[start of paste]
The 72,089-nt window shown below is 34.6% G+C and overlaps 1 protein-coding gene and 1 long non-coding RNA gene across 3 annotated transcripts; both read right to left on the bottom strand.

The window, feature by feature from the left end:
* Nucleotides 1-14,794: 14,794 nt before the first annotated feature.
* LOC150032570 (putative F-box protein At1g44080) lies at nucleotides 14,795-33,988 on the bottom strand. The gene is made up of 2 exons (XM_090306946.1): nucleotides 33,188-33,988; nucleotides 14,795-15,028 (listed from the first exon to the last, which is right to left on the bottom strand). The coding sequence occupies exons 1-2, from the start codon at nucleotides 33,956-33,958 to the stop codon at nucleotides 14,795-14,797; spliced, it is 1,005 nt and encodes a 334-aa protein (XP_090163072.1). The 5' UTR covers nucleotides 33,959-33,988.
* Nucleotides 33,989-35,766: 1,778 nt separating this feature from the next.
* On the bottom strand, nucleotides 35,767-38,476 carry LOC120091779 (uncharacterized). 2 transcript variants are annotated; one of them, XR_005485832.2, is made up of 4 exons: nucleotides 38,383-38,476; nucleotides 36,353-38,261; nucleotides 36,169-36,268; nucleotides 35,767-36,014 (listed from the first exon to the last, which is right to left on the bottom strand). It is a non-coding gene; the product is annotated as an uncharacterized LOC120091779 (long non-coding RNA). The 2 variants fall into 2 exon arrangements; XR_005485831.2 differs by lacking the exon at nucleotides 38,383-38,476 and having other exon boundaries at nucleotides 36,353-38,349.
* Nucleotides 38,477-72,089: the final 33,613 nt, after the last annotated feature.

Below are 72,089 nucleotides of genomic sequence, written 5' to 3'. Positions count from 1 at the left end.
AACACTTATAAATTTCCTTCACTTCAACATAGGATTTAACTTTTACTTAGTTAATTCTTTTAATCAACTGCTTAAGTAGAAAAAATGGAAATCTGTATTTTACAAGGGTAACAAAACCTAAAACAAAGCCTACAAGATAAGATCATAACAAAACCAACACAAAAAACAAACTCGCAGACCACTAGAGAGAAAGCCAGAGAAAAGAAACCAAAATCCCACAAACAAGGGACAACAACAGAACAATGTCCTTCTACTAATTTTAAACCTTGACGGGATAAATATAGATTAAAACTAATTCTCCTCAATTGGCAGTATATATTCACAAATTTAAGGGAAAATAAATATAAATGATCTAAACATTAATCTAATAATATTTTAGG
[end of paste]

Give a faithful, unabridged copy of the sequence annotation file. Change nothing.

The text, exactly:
The 72,089-nt window shown below is 34.6% G+C and overlaps 1 protein-coding gene and 1 long non-coding RNA gene across 3 annotated transcripts; both read right to left on the bottom strand.

The window, feature by feature from the left end:
* Nucleotides 1-14,794: 14,794 nt before the first annotated feature.
* LOC150032570 (putative F-box protein At1g44080) lies at nucleotides 14,795-33,988 on the bottom strand. The gene is made up of 2 exons (XM_090306946.1): nucleotides 33,188-33,988; nucleotides 14,795-15,028 (listed from the first exon to the last, which is right to left on the bottom strand). The coding sequence occupies exons 1-2, from the start codon at nucleotides 33,956-33,958 to the stop codon at nucleotides 14,795-14,797; spliced, it is 1,005 nt and encodes a 334-aa protein (XP_090163072.1). The 5' UTR covers nucleotides 33,959-33,988.
* Nucleotides 33,989-35,766: 1,778 nt separating this feature from the next.
* On the bottom strand, nucleotides 35,767-38,476 carry LOC120091779 (uncharacterized). 2 transcript variants are annotated; one of them, XR_005485832.2, is made up of 4 exons: nucleotides 38,383-38,476; nucleotides 36,353-38,261; nucleotides 36,169-36,268; nucleotides 35,767-36,014 (listed from the first exon to the last, which is right to left on the bottom strand). It is a non-coding gene; the product is annotated as an uncharacterized LOC120091779 (long non-coding RNA). The 2 variants fall into 2 exon arrangements; XR_005485831.2 differs by lacking the exon at nucleotides 38,383-38,476 and having other exon boundaries at nucleotides 36,353-38,349.
* Nucleotides 38,477-72,089: the final 33,613 nt, after the last annotated feature.

Below are 72,089 nucleotides of genomic sequence, written 5' to 3'. Positions count from 1 at the left end.
AACACTTATAAATTTCCTTCACTTCAACATAGGATTTAACTTTTACTTAGTTAATTCTTTTAATCAACTGCTTAAGTAGAAAAAATGGAAATCTGTATTTTACAAGGGTAACAAAACCTAAAACAAAGCCTACAAGATAAGATCATAACAAAACCAACACAAAAAACAAACTCGCAGACCACTAGAGAGAAAGCCAGAGAAAAGAAACCAAAATCCCACAAACAAGGGACAACAACAGAACAATGTCCTTCTACTAATTTTAAACCTTGACGGGATAAATATAGATTAAAACTAATTCTCCTCAATTGGCAGTATATATTCACAAATTTAAGGGAAAATAAATATAAATGATCTAAACATTAATCTAATAATATTTTAGG